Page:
Sunday, June 6, 2010

Poor, huddled, and longing to be free, but never tired

Sydney to Halifax to Boston to Dallas to Houston.  Believe it or not, that used to be the best way to get here from there (these days we get to Halifax via one stop in Newark).  And twenty-four years ago today, I did it for the first time, as one of thirteen students chosen world-wide for the Lunar and Planetary Institute Summer Intern Program.

 My first impression of America was made ten minutes after stepping foot onto her soil, and it remains my overriding summation to this day.  Nervous and disoriented, I had stumbled into a restroom in an old section of Logan International Airport.  I was amazed to see REAL MARBLE surrounding the sinks.  I had never seen anything so expensive in a public john before.  Yet at the same time, the place was filthy and reeked of urine.  How could these conditions exist simultaneously?!  Such wealth yet such squalor??  "My God," I said to myself.  "America is the land of extremes."

Speaking of extremes, this next part may sound extremely flakey coming from someone who was once considered to be among the cream of the up-and-coming rocket science crop, but here it is:  the instant that Hobby Airport's double doors slid open to reveal the world that is Houston, I physically recognized it, and a years-long mystery was solved with one breath.  Nova Scotia would sometimes become very still and atypically warm in the month of August, and the air would carry a scent that resonated with me, even though I knew it wasn't originating locally.  I remember long intervals sitting on the beach staring at bizarre pink sunsets (not the usual orange ones), and wondering why this scent seemed as familiar to me as the inside of my own head.  When the doors opened at Hobby, I knew instantly that I'd found both the source and my second home.  I later came to understand how this happens:  sometimes the late-summer jet stream will develop a mid-continent paunch and the coastal rebound sends air from the Gulf of Mexico directly up the eastern seaboard.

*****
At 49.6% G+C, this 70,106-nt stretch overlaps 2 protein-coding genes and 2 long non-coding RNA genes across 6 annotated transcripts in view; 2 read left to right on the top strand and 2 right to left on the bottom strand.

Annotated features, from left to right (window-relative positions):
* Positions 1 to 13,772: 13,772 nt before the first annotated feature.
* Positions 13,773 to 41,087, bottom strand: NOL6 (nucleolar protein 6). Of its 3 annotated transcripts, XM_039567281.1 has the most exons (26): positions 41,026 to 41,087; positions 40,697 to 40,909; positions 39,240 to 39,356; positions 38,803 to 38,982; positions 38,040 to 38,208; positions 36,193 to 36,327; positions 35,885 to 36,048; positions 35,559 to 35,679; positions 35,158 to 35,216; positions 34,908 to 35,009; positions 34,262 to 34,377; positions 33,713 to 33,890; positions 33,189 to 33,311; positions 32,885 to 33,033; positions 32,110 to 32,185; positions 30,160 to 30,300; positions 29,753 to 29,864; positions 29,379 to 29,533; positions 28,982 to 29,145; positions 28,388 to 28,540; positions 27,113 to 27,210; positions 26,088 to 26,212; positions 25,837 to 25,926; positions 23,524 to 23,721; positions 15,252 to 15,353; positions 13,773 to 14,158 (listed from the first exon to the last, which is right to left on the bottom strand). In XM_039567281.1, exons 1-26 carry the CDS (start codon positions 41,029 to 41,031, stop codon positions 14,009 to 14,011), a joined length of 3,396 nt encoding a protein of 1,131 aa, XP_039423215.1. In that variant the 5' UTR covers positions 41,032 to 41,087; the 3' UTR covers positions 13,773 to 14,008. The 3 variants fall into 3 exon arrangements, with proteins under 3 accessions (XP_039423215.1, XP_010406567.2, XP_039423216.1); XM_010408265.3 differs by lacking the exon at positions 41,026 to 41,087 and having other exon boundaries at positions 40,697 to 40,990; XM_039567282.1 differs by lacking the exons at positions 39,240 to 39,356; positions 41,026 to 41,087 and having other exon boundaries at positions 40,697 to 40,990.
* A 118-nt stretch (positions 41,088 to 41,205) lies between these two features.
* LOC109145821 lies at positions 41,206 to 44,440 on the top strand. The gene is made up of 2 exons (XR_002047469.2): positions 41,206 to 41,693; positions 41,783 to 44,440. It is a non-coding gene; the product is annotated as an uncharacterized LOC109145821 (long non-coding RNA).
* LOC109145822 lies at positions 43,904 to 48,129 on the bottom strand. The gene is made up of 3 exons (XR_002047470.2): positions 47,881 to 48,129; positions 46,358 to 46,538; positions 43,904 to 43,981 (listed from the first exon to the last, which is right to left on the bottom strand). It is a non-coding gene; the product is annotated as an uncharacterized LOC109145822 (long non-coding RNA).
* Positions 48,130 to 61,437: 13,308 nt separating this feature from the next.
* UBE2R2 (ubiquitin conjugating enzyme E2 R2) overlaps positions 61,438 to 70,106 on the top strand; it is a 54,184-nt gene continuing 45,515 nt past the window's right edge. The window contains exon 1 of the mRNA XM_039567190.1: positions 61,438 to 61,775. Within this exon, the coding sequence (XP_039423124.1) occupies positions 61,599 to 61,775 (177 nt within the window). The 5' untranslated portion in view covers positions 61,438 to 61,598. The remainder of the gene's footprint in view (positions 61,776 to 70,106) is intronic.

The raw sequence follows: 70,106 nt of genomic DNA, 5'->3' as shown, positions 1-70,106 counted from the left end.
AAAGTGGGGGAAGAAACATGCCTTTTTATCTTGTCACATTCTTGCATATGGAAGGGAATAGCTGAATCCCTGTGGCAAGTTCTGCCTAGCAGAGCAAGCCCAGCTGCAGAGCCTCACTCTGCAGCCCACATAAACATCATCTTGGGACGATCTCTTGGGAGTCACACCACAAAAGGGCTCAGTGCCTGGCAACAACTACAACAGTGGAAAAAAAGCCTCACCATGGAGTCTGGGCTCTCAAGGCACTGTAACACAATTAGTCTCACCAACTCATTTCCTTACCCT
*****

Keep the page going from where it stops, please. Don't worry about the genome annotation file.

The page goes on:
I really WAS smelling Houston during those contemplative times in Nova Scotia.  Why I became entangled with it before I'd ever experienced it in context will remain a mystery, but I've never found life to be quite as linear as simplistic mechanical models suggest that it should be.

Every year on this date, on which I journeyed through the biggest life-trajectory shift I ever had, I mentally retrace my entire coming-to-America story step by step.  It doesn't feel like 24 years.  It all feels like right now.

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